by Cassie Stephens, Art Teacher Johnson Elementary
I recently had the incredible opportunity to meet Nashville-based Canadian artist Doris Wasserman. I discovered her when I was searching for local artists and her beautiful paintings popped up. I absolutely love the air, space, color, and radiating light that shines through her work. On a whim, I sent her an email to see if she’d be interested in taking part in the video series of artists that I share with my elementary students. Not only did she agree, but she hosted me both at her showing and invited me back to her beautiful home studio.
Doris was originally a medical illustrator. She decided to take an abstract painting class . . . and the rest is history. Well, that makes it sound like the journey was an easy one. If you’ve ever tried your hand at abstract painting, you know that it really is a journey full of ups, downs, self-doubt, and discovery. Doris likens getting into the groove of painting to meditation. When I look at her work, I can sense the peace and calm that comes from mindful breathing.
Doris and I share similar painting backgrounds in that I was once a representational artist. In fact, my degree is in painting. Over time, I found that style of painting to be very constrictive and I lost interest. During my college years, abstract painting was frowned upon by my professors. It was ingrained that the only real painting was realistic painting. What a pity that I missed out on learning just how incredibly rich abstract painting can be.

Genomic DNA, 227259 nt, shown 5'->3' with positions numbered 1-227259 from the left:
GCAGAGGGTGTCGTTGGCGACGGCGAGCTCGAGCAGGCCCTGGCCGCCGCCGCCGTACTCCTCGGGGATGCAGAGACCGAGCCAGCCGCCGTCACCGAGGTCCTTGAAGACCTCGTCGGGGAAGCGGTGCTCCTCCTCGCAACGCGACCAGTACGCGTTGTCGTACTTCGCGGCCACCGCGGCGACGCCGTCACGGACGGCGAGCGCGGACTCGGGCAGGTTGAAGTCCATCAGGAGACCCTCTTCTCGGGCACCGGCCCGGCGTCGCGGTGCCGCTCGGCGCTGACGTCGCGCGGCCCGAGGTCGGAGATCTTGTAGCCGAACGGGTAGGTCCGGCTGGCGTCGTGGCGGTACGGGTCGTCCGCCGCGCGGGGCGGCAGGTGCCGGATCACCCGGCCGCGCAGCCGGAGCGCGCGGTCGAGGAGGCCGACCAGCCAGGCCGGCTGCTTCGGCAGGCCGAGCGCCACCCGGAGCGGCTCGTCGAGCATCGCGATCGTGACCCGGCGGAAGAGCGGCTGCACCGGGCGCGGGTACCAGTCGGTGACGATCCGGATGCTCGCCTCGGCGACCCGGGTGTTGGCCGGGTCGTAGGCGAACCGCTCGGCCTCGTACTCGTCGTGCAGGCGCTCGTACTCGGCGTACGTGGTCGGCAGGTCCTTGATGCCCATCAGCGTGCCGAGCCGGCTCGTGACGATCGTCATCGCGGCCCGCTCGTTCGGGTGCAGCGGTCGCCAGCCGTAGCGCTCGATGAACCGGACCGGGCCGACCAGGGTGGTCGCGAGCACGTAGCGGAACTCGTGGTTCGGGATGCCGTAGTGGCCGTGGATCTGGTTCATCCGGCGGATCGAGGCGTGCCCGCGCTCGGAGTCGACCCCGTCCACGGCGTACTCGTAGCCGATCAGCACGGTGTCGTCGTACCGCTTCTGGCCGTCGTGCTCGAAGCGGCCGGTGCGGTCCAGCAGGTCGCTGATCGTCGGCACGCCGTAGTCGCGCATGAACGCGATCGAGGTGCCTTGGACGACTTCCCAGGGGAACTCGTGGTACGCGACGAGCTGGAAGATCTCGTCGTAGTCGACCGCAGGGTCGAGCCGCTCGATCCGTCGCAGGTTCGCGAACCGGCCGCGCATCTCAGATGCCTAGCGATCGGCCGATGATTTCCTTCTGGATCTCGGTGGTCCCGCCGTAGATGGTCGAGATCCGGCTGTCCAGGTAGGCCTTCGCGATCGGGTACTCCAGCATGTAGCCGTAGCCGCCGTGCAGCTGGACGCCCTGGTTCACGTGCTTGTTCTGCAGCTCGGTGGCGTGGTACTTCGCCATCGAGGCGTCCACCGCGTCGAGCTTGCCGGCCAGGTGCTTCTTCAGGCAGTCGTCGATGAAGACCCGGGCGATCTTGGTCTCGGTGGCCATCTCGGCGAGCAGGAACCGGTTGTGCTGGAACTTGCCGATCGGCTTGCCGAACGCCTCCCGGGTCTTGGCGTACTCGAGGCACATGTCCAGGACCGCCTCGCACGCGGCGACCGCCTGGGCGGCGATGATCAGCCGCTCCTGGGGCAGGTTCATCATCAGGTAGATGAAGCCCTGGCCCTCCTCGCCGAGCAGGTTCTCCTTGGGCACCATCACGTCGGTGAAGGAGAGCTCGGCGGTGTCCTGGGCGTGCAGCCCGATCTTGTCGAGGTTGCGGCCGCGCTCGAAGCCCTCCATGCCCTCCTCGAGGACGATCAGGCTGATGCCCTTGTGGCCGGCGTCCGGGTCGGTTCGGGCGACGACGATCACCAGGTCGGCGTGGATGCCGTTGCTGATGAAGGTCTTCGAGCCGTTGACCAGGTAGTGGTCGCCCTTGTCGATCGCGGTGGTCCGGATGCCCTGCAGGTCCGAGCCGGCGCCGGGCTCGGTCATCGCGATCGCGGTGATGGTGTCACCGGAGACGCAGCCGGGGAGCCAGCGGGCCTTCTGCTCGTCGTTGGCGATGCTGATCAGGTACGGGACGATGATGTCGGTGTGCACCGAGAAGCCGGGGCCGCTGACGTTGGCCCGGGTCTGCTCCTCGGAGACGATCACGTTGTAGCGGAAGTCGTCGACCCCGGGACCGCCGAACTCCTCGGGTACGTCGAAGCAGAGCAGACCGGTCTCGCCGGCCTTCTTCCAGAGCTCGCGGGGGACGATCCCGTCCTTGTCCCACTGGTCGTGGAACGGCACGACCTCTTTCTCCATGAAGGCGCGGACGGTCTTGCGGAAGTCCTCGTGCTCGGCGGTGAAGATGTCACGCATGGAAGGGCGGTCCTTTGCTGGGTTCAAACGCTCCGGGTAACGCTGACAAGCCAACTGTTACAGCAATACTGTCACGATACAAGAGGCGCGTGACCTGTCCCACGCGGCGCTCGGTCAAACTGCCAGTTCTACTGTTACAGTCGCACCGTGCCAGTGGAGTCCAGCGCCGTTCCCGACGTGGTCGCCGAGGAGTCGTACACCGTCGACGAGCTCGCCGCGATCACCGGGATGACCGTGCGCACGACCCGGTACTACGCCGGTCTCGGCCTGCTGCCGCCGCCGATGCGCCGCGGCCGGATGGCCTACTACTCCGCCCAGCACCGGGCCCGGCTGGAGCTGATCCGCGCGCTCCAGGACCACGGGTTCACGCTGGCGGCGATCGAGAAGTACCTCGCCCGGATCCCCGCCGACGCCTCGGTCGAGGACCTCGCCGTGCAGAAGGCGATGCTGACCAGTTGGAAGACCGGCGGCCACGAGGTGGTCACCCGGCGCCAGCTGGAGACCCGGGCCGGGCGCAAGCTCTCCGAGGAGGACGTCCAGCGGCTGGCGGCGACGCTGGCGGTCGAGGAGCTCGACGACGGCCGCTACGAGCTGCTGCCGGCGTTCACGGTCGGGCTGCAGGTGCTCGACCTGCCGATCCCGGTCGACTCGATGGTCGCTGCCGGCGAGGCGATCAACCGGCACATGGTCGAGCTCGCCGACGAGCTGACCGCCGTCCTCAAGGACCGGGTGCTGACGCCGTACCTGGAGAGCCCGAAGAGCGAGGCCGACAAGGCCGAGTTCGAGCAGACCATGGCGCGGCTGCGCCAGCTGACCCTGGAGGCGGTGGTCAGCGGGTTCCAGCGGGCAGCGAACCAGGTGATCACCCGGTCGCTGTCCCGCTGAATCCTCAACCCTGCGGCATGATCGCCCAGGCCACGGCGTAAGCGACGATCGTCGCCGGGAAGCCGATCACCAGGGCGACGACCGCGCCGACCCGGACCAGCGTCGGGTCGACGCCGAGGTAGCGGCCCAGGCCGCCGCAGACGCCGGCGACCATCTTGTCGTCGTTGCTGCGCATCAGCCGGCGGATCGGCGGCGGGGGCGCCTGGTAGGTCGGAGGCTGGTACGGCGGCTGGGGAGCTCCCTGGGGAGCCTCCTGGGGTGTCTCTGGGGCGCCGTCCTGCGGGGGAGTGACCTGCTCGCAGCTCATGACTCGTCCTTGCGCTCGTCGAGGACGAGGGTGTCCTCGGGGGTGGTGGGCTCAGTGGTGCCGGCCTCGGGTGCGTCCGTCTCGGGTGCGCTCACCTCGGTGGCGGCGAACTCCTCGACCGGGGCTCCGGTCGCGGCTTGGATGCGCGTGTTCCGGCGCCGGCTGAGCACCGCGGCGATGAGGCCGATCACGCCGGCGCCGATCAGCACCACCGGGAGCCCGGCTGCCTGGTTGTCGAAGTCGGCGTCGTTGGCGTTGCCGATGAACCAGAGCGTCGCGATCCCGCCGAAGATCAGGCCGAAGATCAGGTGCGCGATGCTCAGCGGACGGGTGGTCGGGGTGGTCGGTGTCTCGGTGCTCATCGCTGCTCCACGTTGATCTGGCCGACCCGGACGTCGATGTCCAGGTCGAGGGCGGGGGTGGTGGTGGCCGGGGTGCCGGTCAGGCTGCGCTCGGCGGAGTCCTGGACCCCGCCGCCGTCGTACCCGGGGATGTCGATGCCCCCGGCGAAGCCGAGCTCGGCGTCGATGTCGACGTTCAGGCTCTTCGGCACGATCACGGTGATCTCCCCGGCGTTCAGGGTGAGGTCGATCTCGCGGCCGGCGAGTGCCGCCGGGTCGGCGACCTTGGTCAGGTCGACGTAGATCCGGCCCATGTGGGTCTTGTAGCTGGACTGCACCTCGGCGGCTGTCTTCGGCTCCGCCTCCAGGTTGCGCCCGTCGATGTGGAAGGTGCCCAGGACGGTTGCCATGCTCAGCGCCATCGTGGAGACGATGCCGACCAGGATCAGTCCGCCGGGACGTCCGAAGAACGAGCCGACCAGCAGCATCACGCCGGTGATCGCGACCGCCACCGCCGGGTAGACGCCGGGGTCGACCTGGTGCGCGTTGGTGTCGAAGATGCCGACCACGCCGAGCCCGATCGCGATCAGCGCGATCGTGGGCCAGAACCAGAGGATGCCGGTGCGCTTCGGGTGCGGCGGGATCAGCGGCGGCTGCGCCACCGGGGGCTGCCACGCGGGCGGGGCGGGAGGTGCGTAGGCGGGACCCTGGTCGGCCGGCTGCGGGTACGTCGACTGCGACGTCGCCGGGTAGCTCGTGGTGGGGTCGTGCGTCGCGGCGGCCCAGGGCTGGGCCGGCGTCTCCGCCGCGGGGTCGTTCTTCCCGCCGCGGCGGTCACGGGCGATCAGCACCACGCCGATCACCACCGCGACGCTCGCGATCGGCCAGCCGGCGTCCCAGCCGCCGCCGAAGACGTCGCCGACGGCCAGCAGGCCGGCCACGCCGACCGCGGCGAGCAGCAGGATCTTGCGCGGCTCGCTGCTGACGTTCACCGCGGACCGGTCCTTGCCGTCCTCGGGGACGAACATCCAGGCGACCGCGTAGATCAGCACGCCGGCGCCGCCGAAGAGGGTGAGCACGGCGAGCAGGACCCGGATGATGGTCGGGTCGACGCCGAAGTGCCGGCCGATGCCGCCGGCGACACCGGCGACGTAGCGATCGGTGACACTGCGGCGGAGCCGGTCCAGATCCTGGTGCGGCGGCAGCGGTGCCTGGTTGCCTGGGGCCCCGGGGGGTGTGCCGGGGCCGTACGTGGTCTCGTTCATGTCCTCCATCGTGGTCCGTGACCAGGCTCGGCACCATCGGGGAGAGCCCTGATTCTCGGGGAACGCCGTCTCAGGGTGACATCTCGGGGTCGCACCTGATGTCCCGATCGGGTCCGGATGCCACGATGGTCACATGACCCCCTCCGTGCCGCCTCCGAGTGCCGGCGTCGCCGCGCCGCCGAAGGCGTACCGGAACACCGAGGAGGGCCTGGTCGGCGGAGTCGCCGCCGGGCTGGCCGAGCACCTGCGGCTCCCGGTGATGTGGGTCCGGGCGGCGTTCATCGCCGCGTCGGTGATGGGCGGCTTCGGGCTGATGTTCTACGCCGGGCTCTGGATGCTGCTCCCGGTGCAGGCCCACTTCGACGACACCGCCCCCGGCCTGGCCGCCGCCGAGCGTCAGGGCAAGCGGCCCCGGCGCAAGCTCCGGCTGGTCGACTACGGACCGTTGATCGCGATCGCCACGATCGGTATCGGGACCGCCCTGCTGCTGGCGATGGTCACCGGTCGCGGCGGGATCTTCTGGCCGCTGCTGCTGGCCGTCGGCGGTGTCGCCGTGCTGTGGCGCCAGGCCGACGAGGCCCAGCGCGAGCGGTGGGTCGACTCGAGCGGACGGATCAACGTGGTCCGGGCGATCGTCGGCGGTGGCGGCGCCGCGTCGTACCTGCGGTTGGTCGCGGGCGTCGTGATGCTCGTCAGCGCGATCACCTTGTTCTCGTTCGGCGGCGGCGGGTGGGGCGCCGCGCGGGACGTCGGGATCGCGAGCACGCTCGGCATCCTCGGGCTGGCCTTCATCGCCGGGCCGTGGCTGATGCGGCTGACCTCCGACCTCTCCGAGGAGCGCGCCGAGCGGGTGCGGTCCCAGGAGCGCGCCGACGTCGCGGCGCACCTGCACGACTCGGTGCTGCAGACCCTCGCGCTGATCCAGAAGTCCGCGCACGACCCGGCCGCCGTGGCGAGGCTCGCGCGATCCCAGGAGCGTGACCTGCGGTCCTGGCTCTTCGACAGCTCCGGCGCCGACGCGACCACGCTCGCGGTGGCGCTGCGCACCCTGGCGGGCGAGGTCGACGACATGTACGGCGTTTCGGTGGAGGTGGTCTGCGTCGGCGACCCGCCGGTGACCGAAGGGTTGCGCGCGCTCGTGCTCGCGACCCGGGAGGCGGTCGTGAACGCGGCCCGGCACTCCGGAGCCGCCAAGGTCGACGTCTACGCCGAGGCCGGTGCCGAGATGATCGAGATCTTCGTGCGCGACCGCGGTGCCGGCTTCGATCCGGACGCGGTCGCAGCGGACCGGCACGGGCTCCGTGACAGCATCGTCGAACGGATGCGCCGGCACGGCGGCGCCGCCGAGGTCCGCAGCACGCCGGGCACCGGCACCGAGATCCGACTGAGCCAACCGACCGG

Listening to Doris talk and witnessing her process was very eye-opening to me. I love her method of hanging a wall of canvases in varying shapes and sizes. How fun would this be for my students? How freeing would it be for my kids who struggle to get things “just right” as I used to do?
Doris’s method is to put a color on her palette, a heap of white, and some medium that gives the paint more viscosity. Working in acrylic, she applies paint with one hand and scrubs with the other, using inexpensive house- paint brushes.
As she works, Doris also will collage bits of paper into her work. Sometimes the paper is so subtle you have to look for it, and other times it has more of a voice in her work. As Doris paints, she also uses the back of her brush to scribble and sometimes write onto her canvases.
Her process and her work inspired me to look more closely at abstract paintings. When I was in her studio, Doris asked me if I miss painting and if I think I’d ever get back to it. At the time I told her no . . . but after visiting her studio, chatting with her, and editing her video, I have to say I’m feeling very inspired. Thank you, Doris, for not only inspiring my students but also me!
See more of Doris Wasserman’s work at www.doriswasserman.com.